RFT Farm Sales experienced solid growth representing a number of tropical items including bananas, pineapples, papayas, mangos and avocados. But at the same time, Thompson was growing his sales support and merchandising firm in Southern California.
Eventually, FreshSource LLC became his main business focal point. The company has been growing ever since. It started out working the Los Angeles market but expanded to the Bay Area. It has since expanded to other western markets with Denver being the newest market to which it is offering support.
Today FreshSource represents 52 companies, with more than 50 employees, including 28 in-store merchandisers. The firm handles many of the top brands in the value-added sector but also offers representation for branded commodities.
Thompson said produce department real estate is so tight that a company needs to make sure its products are merchandised properly and achieving sales success. He noted that eliminating labor is still the number one strategy employed by retailers when they need to boost their bottom line. That means less help at retail and less experience for those in the produce department. Thompson said it is very expensive for a single brand to be able to afford having in-store merchandising help, which is why companies like FreshSource have flourished as they are able to spread the cost of hands-on help across many brands.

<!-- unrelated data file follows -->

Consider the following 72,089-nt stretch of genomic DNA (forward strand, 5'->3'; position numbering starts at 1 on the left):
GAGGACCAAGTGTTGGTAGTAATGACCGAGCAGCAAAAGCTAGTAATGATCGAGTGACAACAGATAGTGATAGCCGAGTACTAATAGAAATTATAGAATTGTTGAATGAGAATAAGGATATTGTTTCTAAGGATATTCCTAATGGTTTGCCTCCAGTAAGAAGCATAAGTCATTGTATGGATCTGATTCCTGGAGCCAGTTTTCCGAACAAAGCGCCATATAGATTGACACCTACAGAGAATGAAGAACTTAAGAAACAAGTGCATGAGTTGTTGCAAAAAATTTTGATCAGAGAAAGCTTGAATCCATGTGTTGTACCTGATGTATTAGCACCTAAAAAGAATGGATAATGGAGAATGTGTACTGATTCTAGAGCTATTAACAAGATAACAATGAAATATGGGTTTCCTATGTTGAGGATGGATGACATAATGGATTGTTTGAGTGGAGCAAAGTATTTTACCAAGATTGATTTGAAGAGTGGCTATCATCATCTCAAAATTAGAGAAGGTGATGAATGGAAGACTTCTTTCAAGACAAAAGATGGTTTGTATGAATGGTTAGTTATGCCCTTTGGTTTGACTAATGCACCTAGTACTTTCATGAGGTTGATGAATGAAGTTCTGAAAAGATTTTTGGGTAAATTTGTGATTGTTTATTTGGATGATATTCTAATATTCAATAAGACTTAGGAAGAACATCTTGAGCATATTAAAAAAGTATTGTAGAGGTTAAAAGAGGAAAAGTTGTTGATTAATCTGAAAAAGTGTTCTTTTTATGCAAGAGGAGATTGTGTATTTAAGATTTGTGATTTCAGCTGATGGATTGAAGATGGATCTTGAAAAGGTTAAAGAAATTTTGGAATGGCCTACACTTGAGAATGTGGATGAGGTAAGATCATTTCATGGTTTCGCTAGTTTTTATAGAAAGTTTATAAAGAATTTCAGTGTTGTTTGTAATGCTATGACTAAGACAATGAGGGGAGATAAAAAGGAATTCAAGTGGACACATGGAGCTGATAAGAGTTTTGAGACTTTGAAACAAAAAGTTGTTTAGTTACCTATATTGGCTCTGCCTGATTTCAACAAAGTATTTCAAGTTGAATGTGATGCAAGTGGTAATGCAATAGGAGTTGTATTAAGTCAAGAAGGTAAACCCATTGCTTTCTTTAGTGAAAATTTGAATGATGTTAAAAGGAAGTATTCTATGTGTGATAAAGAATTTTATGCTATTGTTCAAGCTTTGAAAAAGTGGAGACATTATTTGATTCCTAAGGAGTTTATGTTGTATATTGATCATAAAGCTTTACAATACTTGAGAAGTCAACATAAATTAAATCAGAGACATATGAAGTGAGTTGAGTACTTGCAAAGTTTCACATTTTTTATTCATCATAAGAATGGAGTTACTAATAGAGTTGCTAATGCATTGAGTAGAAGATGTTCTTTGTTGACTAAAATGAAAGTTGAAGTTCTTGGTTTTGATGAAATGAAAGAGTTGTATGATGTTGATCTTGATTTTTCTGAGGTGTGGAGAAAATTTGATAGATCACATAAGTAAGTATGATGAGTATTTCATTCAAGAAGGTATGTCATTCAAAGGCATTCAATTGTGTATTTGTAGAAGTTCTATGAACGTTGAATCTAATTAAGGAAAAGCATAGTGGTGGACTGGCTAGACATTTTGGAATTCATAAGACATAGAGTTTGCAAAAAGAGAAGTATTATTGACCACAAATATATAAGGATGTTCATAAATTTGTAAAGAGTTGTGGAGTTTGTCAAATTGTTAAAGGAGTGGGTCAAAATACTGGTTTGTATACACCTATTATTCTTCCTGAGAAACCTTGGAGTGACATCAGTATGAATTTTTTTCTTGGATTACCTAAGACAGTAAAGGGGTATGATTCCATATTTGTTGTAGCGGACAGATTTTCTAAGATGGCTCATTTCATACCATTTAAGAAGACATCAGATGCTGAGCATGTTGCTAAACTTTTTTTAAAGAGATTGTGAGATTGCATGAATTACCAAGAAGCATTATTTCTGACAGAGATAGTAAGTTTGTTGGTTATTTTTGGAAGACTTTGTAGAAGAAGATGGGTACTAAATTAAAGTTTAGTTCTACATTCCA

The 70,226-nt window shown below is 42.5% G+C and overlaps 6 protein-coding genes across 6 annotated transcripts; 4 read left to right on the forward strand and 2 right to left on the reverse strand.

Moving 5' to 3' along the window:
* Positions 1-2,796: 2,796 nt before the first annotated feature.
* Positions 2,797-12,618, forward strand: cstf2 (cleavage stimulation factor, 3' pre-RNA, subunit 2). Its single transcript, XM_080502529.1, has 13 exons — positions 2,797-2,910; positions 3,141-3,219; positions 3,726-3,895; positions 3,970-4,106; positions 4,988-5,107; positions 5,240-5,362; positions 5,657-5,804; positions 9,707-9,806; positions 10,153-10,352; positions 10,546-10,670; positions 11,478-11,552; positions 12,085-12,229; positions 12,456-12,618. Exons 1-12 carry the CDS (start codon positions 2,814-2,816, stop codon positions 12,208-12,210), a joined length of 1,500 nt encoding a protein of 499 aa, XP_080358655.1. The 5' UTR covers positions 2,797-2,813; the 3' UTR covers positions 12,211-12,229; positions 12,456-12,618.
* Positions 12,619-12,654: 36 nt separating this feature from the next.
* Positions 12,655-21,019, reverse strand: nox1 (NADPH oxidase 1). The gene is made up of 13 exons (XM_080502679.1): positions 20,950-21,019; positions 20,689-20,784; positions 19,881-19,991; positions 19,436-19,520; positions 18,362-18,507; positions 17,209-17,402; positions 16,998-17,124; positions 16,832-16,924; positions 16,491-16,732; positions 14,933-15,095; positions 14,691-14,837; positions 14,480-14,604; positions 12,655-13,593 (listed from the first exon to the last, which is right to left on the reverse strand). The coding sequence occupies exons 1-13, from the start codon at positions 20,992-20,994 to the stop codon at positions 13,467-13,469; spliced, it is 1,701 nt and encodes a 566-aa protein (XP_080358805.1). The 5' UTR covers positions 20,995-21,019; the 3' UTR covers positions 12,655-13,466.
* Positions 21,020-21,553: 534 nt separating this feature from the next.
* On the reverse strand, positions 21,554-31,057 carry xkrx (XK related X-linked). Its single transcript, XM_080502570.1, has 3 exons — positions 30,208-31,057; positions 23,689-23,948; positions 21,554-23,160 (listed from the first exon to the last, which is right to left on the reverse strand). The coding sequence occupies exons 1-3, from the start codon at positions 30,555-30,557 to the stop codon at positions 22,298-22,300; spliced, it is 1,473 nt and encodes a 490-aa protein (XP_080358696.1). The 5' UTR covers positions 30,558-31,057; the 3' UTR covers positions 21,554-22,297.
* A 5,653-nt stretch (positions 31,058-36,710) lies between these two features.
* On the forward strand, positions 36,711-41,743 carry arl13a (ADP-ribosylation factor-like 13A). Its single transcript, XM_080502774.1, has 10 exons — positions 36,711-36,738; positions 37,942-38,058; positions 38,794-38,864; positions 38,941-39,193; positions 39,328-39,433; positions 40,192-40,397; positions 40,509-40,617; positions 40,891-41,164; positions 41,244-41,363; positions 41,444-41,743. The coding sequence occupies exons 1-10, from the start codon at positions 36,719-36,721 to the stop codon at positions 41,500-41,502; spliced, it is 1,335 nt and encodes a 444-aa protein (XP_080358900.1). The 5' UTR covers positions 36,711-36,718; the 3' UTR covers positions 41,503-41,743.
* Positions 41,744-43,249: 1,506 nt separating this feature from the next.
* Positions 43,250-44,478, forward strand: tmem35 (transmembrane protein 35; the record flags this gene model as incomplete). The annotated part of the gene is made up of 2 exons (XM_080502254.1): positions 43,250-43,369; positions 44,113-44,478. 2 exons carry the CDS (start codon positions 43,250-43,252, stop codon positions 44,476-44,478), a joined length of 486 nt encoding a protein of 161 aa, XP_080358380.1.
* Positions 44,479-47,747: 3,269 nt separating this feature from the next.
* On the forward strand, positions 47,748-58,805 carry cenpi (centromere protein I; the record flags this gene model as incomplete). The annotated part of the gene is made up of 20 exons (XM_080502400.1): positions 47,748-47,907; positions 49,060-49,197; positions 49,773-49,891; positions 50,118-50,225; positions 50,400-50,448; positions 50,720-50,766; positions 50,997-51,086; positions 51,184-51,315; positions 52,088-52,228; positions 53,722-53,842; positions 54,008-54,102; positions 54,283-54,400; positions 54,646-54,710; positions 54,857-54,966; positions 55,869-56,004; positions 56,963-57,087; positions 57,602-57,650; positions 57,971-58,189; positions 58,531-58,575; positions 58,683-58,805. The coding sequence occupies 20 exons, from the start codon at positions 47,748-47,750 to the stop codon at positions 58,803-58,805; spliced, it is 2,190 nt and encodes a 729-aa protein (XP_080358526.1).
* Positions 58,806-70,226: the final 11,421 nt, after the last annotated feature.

Proving his ability to multitask, Thompson grew both his agricultural connections and his family over the past several decades. On the business side, he launched Thompson Family Farms in the Eastern Washington Tri-Cities area. He started about a decade ago with 130 acres and the company now grows almost 1400 acres of processing potatoes with Burger King and Frito Lay being his major customers. The organization is a partnership with growers and Thompson said it was the first (and maybe only) minority-owned potato grower-shipper to achieve that minority-owned status preference.
He acknowledges that his minority status is a point of differentiation in the produce industry. Thompson believes that the major reason for this is that the produce industry is “very generational” with participation passed from one generation to the next. Consequently, it is the sons and daughters of earlier agriculturalists that are populating the business. “We are starting to see this change as executive search firms go outside the business to fill key positions.”
The Thompson family is following that generational pull to the fresh produce industry as two of his three children work for FreshSource. The Thompson clan includes his wife of 32 years, Clarissa, as well as son Stewart, daughter Arielle and his youngest daughter, Athena. Both Stewart and Athena work in the FreshSource marketing department. “We have 120,000 Instagram followers,” the elder Thomspon boasts, speaking of the efforts of the younger Thompsons. Arielle has not joined the family business as she is pursuing a career as a singer on the East Coast.